How to count to 100 in Russian

Now, for the numbers after 20, we use a little different rule. It’s actually similar to the English language, where we also use compound numbers.

Compound numbers are numbers that consist of 2 different numbers.

For example, the word for 21 is:  – двадцать один (dvadtsat’ odin)

It consists of 20 and 1. Easy, right?

So the rest of all the numbers to 99 work the same way.

The only exceptions are some of the multiples of 10. They can have their own words. You’ll see those examples below:

Russian numbers 20-100Pronunciation
двадцать20dvadtsat’
двадцать шесть26dvadtsat’ shest’
тридцать30tridtsat’
тридцать восемь38tridtsat’ vosem’
сорок40sorok
сорок два42sorok dva
пятьдесят50pyatdecyat’
пятьдесят пять55pyatdecyat’ pyat’
шестьдесят60shestdecyat’
шестьдесят три63shestdecyat’ tri
семьдесят70semdecyat’
семьдесят семь77semdecyat’ sem’
восемьдесят80vosemdecyat’
восемьдесят восемь88vosemdecyat’ vosem’
девяносто90devyanosto
девяносто шесть96devyanosto shest’
сто100sto

Russian numbers 100 and beyond

The words for the Russian numbers after 100 work similarly. For example, the word for 176 is:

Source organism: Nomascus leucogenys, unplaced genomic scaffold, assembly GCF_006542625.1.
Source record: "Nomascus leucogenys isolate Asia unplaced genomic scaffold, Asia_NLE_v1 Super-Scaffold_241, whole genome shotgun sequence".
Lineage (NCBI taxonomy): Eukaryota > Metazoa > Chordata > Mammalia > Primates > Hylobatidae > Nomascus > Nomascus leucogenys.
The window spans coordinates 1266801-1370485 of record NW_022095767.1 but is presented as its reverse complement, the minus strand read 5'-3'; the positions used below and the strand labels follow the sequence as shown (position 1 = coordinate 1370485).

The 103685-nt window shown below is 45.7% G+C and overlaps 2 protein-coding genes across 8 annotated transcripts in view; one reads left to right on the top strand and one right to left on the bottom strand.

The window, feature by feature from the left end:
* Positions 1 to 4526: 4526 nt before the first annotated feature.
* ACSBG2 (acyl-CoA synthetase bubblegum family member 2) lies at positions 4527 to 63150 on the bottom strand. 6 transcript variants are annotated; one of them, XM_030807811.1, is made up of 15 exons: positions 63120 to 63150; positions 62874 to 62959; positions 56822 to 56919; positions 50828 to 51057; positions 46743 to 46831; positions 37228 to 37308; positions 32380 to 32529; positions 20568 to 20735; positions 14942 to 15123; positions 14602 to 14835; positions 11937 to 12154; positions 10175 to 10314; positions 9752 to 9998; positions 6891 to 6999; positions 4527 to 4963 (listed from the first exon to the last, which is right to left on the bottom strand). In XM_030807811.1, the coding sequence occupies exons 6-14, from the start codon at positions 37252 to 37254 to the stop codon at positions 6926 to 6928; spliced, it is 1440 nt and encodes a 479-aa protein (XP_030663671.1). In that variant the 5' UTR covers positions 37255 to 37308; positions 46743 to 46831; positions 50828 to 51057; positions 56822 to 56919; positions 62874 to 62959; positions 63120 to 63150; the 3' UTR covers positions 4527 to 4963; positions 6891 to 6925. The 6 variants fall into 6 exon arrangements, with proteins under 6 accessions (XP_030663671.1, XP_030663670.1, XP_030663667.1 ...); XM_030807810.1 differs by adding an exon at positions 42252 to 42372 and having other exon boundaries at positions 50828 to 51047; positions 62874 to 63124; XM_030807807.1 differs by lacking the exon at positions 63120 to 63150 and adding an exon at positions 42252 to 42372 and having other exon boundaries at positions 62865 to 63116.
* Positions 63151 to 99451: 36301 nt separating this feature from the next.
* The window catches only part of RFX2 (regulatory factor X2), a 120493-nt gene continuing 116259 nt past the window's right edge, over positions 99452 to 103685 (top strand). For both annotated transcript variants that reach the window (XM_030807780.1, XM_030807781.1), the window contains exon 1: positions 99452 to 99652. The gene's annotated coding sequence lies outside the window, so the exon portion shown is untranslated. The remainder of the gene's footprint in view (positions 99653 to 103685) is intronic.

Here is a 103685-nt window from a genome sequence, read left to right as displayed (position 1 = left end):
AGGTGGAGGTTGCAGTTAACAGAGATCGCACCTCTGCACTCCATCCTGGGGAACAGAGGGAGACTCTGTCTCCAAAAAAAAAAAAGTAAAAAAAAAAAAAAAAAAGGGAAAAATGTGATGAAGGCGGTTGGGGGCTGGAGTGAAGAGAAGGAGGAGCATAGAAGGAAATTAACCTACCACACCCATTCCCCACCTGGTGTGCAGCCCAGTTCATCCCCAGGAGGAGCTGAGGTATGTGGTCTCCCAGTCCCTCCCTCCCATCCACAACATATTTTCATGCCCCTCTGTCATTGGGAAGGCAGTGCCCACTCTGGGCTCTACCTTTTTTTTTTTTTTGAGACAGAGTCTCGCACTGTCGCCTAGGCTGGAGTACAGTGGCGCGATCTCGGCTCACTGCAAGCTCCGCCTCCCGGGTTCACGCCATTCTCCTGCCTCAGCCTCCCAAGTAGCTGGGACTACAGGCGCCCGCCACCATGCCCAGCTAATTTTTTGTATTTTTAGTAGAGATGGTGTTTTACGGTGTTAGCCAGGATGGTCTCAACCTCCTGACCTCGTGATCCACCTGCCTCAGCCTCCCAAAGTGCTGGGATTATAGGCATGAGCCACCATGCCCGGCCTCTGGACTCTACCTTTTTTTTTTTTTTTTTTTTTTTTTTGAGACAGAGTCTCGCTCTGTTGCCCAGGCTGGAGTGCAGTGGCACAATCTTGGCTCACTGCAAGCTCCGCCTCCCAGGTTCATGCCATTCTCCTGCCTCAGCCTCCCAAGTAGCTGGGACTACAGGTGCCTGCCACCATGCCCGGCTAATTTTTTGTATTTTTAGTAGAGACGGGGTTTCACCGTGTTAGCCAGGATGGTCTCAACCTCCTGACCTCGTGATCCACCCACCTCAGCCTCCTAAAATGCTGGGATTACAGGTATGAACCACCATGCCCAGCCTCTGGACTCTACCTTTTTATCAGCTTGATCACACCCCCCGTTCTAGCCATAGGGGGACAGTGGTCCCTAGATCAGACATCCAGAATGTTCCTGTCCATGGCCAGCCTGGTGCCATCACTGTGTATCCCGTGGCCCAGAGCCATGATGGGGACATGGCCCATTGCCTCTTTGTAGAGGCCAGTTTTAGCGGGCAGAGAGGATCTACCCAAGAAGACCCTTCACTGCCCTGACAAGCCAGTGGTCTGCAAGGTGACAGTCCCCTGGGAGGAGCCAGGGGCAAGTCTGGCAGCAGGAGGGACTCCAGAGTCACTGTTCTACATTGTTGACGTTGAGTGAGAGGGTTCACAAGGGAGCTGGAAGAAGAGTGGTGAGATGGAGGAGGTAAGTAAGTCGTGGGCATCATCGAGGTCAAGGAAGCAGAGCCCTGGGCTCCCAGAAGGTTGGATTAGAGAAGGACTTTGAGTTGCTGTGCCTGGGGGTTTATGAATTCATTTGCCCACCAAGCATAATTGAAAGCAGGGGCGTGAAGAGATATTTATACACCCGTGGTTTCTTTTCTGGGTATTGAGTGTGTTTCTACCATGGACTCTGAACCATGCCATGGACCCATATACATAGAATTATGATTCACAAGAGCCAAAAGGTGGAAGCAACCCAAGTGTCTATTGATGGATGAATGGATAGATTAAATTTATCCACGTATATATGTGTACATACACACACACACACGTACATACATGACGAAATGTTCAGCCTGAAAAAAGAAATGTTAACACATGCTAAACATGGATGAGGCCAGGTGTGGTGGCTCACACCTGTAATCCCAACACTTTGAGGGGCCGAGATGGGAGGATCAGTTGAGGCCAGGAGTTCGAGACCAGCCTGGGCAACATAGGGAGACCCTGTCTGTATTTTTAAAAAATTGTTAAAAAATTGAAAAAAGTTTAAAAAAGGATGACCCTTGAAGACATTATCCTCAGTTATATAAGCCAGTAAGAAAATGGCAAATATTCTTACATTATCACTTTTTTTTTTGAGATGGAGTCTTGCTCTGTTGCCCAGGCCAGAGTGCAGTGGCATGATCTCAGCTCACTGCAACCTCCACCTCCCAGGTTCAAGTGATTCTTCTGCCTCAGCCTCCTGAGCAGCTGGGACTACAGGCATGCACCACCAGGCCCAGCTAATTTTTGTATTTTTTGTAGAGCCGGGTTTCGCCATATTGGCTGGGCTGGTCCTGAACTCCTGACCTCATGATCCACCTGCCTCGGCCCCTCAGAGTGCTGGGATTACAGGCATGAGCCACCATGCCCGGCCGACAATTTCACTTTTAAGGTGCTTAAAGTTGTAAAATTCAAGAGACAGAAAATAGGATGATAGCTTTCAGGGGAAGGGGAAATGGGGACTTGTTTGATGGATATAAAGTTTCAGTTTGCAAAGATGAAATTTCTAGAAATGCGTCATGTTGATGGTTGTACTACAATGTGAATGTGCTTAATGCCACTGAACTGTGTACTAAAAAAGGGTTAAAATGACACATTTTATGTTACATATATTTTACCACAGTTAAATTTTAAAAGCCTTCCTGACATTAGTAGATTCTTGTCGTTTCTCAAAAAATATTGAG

сто семьдесят шесть (sto semdecyat’ shest’).

Some of the larger Russian numbers are:

Russian numbers 200+Pronunciation
двести200dvesti
триста300trista
четыреста400chetirista
пятьсот500pyatsot
шестьсот600shestsot
семьсот700semcot
восемьсот800vosemsot
девятьсот900devyatsot
тысяча1000tisyacha
тысяча двести1200tisyacha dvesti
две тысячи2000dve tisyachi
десять тысяч10000decyat tisyach
миллион1000000million
миллиард1000000000milliard

As you can see, some of the numbers here change a bit. Examples are 200 vs 600. Why does the word for 100 (сто) change? That’s because Russian has cases, and depending on the number, this can change the noun afterward. It’s a difficult part of Russian grammar, so don’t worry if you don’t completely get it right away. Please read my article on the genitive case for more information.

Russian ordinal numbers

The ordinal Russian numbers are different from their cardinal counterparts. Here they are:

Russian numbersOrdinal numbersPronunciation
первыйfirstperviy
второйsecondvtoroy
третийthirdtretiy
четвёртыйfourthchetvyortiy
пятыйfifthpyatiy
шестойsixthshestoy
седьмойseventhsedmoy
восьмойeighthvosmoy
девятыйninthdevyatiy
десятыйtenthdecyatiy
пятнадцатыйfifteenthpyatnadtsatiy
двадцатыйtwentiethdvadtsatiy
сотыйhundredthsotniy

Bear in mind that ordinal numbers are adjectives. And thus also change according to the Russian grammar rules.

About the Author

My name is Ari Helderman and I help people learn Russian through videos and blog posts where I share my experience.   I have been learning Russian since 2016. I often get mistaken for a native speaker these days, so I've learned a thing or two about what works and what doesn't if you want to speak Russian well.

Ari Helderman